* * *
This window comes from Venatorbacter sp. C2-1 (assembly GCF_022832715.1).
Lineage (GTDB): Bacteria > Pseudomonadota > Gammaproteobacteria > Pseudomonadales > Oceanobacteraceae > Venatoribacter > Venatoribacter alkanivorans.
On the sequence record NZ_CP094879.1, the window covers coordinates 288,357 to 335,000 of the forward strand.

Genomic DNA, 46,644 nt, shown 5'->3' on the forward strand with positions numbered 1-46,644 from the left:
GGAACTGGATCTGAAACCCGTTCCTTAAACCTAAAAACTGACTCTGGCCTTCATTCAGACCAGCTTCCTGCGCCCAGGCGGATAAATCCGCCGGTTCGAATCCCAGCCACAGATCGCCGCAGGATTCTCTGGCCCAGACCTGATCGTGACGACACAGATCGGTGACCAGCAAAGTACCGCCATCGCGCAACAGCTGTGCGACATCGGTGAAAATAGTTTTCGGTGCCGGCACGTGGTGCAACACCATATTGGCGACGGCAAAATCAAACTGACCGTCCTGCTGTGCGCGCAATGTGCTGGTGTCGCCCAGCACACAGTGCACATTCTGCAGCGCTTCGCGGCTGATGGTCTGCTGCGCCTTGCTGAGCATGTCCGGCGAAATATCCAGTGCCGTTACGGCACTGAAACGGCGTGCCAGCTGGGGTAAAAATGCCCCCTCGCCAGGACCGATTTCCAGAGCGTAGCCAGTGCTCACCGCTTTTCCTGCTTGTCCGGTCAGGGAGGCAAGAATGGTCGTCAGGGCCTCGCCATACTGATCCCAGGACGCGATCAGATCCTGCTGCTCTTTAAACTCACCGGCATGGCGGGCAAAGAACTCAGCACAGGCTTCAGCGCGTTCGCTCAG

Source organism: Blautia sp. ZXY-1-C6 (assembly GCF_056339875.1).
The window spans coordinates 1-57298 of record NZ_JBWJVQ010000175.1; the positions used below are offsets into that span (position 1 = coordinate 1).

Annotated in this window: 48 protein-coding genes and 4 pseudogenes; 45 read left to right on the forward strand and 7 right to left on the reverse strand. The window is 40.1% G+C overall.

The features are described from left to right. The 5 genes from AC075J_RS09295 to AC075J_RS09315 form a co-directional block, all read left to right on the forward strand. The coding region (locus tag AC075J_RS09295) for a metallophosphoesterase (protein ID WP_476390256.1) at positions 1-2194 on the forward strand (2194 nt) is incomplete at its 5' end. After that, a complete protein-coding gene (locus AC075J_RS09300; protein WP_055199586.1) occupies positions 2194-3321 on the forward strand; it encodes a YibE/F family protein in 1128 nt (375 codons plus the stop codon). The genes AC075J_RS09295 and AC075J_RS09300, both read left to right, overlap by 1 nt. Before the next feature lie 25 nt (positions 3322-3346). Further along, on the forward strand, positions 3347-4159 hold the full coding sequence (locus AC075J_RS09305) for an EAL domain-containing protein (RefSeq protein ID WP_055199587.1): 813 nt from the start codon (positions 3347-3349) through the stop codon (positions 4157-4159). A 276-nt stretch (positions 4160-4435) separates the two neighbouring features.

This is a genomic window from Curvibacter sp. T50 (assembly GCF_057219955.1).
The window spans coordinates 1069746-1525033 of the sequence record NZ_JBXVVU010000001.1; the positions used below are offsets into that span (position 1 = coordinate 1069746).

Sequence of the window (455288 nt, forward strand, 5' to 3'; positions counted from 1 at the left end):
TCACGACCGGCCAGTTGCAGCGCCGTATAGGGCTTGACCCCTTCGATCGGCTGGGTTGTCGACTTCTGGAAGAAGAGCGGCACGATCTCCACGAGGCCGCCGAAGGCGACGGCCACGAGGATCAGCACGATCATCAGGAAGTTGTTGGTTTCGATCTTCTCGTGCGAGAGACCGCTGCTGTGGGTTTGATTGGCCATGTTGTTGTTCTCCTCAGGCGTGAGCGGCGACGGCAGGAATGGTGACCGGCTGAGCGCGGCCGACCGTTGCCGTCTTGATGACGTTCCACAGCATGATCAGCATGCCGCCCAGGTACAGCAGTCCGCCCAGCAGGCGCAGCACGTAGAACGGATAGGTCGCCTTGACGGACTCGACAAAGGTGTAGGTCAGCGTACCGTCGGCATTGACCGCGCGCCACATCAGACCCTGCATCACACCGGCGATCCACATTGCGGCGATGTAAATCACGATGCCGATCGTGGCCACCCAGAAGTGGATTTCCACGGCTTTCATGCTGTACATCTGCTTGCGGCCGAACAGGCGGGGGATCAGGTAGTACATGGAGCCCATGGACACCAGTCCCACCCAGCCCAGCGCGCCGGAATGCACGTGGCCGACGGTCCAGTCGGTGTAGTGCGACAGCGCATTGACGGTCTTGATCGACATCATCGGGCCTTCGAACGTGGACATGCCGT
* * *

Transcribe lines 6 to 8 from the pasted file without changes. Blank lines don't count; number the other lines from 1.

Source organism: Blautia sp. ZXY-1-C6 (assembly GCF_056339875.1).
The window spans coordinates 1-57298 of record NZ_JBWJVQ010000175.1; the positions used below are offsets into that span (position 1 = coordinate 1).

Annotated in this window: 48 protein-coding genes and 4 pseudogenes; 45 read left to right on the forward strand and 7 right to left on the reverse strand. The window is 40.1% G+C overall.